Oct. 6, 2021
By Moira Harrington
For many Wisconsin families, a lake home or cabin is a little piece of heaven. A corporeal necessity of that heaven is often a septic system.
A team of researchers at the University of Wisconsin-Stevens Point Center for Watershed Science and Education, and with funding from the Water Resources Institute, is exploring whether there is a connection between a septic system and a lake’s water quality.
“Water quality in a lake is controlled by a lot of things, but one of the most important is the levels of, or the concentrations of, nutrients, particularly nitrogen and phosphorus,” said Paul McGinley, director and research scientist with the center. He holds another appointment with the University of Wisconsin-Madison Extension. “Anything that contributes to an increase in the amount of nitrogen or the amount of phosphorus that goes into the lake is going to certainly influence the biological productivity in that lake and ultimately that leads to water quality challenges,” such as algae growth.
The “anything” he referenced could be phosphorus and nitrogen in water from septic systems moving through systems’ drainfield soils into groundwater. That groundwater ultimately feeds streams and lakes. Previous studies have shown that wastewater treated in a tank to digest solids then passed to a drainfield for further chemical and biological reactions in the soil can still have nitrogen and phosphorus concentrations that are more than 50 times their concentrations in Wisconsin lakes.
McGinley said, “There really are a lot of unknowns with respect to how much phosphorous in particular gets into the lake from septic systems. We thought we could pair our interest in groundwater and lakes with this question and the need really to know what’s going on with this interaction between septic systems and some analytical methods that we’ve been developing in our laboratory.”
Current progress in developing those methods rests in the hands of Amy Nitka, organic laboratory supervisor with the center. She said, “The presence of artificial sweeteners allows us to distinguish contamination from human wastewater from other sources.”
Although it is challenging to identify these molecules, Nitka and her students have been working to refine analytical methods for acesulfame and sucralose, two common artificial sweeteners. With these identifying markers, they are able to determine which lake water samples have likely been impacted by wastewater from septic systems.
As Nitka presides over the lab, its students and equipment array await the fruits of field collection. Using a small tube inserted into the lakebed as well as nearshore, McGinley’s team is collecting water samples from several central Wisconsin lakes. These lakes are characterized by relatively calcareous glacial drift soils, areas where groundwater is moving into the lake and sandy lakebeds.
Just as the artificial sweetener signature is vital to this project, it’s also been vital to the students’ experience. They have presented research results at local and national conferences and some have gone on to graduate studies.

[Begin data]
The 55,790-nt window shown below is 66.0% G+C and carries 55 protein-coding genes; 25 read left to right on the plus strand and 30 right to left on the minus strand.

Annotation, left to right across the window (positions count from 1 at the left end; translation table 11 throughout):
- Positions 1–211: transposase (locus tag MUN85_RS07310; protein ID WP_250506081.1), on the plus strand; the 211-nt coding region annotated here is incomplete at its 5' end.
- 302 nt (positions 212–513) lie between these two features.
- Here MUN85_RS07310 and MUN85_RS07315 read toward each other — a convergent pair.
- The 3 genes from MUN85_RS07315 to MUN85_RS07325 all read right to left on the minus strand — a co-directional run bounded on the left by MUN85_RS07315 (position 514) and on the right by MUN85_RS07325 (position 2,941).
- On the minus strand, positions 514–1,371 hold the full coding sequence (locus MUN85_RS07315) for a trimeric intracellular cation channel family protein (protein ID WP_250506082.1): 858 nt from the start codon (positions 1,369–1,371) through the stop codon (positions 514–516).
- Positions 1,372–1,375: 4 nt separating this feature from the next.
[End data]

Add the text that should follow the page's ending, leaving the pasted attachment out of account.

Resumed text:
“It’s been a great project for our students,” McGinley said. “We have students that get involved in the analytical work and in the field work. Because this is kind of tricky analytical work, it’s really been a great launching place for these undergraduates.” It’s a two-way street, he was quick to add, saying the students’ contributions have also been vital to the lab’s progress.
That progress will also result in a model to predict how septic systems influence phosphorus load to a lake over time, McGinley said. “One of our outcomes is to have a better understanding of how those septic systems might be influencing the lake. Then you can decide is that (septic systems) really something that’s worthwhile focusing on or should we be working on some other problems. We need to at least quantify that before we can put into the assessment of what we should be developing for strategies.”
A final angle to this project is its real-world applicability. McGinley said he and others on the research team will deliver presentations at conferences and will assist consultants in creating lake nutrient budgets.
He said he is also especially interested in sharing this knowledge with lake associations and lakeshore property owners. “The connection between a septic system and the lake is through groundwater. Groundwater is the water from rain and melting snow that moves downward through soil and eventually moves into lakes and streams,” he noted.
Cabin dwellers are familiar with how some areas of the lakebed are cooler than others during the summer. These “springs” are areas of high groundwater inflow. Temperature measurements can be used to map the areas of highest inflow areas. As part of the lab’s outreach and teaching, volunteer central Wisconsin cabin owners have been collecting temperature measurements with relatively simple probes fabricated as part of the project.
McGinley said the effort, “Helps us all understand how much the lake and the land are connected,” and how the boundaries of these small heavens actually extend well beyond the shore.